Investments 

MPs quiz Hargreaves boss about Woodford fees

MPs quiz Hargreaves boss about Woodford fees

Hargreaves Lansdown chief executive Chris Hill has been questioned by a parliamentary committee on the relationship between his firm and Woodford Investment Management and the role of the firm's buylists.

Neil Woodford’s stricken Equity Income fund remained on Hargreaves Lansdown’s Wealth 50 buylist until the day it suspended dealing, despite three years of underperformance at the end of which Mr Woodford’s fund was the absolute worst performer in the IA UK All Companies sector.

The £3.75bn fund was suspended last Monday (June 3) for a minimum of 28 days as the fund manager is trying to sell stock to raise cash to meet redemptions.

Clients of Hargreaves Lansdown receive a discount on the annual management charge of the Woodford Equity Income fund, as they do for all of the funds on the Wealth 50 list.

But Hargreaves Lansdown insists that funds are chosen for its buylist based on performance, and not on the basis that a fee discount be granted to its clients.

Now the chairwoman of the Treasury select committee, Nicky Morgan, has written to Mr Hill to enquire about the link between Hargreaves and Woodford, and the client fees Hargreaves would have received for the investments.

She wrote: "How much did Hargreaves Lansdown receive in fees for money its customers invested in LF Woodford Equity Income Fund, by year, since 2014 until today?

"Hargreaves Lansdown states on its website that 'It's important to make clear we never take payment or commission for funds to appear on the Wealth 50. We only look at performance potential.'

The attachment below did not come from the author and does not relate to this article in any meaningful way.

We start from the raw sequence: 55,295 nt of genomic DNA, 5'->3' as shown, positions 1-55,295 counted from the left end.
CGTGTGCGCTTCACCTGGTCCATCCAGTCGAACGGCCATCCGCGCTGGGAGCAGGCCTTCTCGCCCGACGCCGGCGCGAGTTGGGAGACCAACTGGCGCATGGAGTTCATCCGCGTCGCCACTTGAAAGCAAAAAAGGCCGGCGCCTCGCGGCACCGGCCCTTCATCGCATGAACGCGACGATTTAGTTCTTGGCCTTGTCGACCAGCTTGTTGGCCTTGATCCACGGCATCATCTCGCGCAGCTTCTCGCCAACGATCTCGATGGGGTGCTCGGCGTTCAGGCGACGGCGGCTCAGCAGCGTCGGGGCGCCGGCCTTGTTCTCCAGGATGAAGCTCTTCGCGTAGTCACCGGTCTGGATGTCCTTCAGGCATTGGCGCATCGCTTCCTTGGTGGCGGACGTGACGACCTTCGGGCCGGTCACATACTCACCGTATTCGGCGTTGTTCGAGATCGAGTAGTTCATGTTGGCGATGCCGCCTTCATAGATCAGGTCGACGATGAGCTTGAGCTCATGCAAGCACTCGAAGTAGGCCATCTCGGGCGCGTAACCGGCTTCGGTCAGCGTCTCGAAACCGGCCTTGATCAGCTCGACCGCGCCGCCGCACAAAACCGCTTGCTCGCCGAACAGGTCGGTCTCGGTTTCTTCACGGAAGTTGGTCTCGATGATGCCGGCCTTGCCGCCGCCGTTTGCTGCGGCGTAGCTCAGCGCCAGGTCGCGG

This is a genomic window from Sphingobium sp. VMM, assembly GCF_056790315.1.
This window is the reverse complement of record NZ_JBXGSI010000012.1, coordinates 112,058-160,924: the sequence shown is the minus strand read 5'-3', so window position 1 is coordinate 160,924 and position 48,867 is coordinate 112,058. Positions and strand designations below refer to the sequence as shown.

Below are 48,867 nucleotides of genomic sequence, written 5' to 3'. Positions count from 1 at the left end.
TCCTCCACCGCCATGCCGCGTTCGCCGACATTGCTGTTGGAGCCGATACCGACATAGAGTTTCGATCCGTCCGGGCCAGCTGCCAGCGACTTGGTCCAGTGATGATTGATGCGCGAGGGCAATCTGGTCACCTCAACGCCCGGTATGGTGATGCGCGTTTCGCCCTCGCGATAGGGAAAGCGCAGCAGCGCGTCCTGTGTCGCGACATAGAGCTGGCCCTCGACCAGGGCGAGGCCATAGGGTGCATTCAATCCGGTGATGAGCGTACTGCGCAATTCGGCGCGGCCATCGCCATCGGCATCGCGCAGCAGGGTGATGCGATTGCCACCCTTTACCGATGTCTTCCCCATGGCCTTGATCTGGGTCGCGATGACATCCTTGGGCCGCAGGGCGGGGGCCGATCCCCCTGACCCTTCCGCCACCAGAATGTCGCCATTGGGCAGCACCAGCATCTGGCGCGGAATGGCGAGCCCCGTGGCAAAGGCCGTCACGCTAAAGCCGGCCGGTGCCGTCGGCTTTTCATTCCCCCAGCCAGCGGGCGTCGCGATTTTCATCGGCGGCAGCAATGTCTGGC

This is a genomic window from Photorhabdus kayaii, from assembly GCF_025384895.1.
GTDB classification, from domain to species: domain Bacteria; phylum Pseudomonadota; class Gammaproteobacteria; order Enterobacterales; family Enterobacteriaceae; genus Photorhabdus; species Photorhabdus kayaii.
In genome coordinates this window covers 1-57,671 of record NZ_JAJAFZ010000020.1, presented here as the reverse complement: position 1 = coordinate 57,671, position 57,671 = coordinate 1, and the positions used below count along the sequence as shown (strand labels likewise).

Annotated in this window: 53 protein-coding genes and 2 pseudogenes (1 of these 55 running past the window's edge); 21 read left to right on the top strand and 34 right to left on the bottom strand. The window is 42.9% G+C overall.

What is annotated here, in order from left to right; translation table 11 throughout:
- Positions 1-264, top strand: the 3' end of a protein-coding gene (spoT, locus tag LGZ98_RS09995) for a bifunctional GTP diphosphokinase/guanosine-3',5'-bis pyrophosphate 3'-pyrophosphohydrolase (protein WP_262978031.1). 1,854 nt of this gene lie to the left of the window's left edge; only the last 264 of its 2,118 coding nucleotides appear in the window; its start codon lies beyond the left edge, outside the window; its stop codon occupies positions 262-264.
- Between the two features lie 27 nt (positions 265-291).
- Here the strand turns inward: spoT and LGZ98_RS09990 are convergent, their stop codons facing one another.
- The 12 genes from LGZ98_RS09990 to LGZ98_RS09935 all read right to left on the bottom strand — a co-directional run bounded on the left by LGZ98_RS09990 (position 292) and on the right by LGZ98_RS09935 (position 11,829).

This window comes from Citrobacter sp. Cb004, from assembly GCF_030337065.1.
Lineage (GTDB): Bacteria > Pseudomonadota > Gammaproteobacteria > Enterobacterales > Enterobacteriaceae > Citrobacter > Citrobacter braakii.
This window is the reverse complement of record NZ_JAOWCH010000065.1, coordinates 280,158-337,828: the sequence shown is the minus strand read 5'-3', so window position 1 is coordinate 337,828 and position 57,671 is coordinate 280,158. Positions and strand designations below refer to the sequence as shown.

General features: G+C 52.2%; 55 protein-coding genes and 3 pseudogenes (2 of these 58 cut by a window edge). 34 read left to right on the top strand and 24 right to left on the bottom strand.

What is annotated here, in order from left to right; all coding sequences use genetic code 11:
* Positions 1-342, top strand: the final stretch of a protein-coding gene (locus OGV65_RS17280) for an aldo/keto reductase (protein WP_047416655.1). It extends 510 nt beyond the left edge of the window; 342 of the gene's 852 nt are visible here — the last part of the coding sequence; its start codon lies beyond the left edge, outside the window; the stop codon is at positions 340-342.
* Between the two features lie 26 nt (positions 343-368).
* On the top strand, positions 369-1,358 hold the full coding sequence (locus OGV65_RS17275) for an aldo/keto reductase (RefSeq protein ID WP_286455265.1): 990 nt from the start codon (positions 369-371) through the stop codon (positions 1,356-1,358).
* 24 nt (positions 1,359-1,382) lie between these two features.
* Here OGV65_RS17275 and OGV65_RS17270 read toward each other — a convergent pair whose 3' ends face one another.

"However, your dealing charges page notes that 'Hargreaves Lansdown receives commission from some fund groups for arranging and administering your investments'.

"Has Hargreaves Lansdown received any commission (or any other reward) from arranging and administering investments, or for any other activities, related to LF Woodford Equity Income Fund, or funds managed by Woodford Investment Management? If yes, please provide the relevant amount by year."

She also quizzed the chief executive on the selection criteria for funds on the firm's buylist, and asked how many of Hargreaves 1.1 million clients are invested in the fund.

During the period the fund is suspended, Hargreaves indicated it will not charge its clients the usual platform fee of 0.45 per cent, and has urged Woodford Investment Management to do the same.

Ms Morgan has also asked Mr Woodford not to take a fee but the manager refused to budge. 

Meanwhile Mr Woodford has urged advisers to stick with him as he battles to re-open the fund, and said it will look very different to the portfolio that has been suspended, with more large cap liquid stocks and fewer unquoted holdings.

david.thorpe@ft.com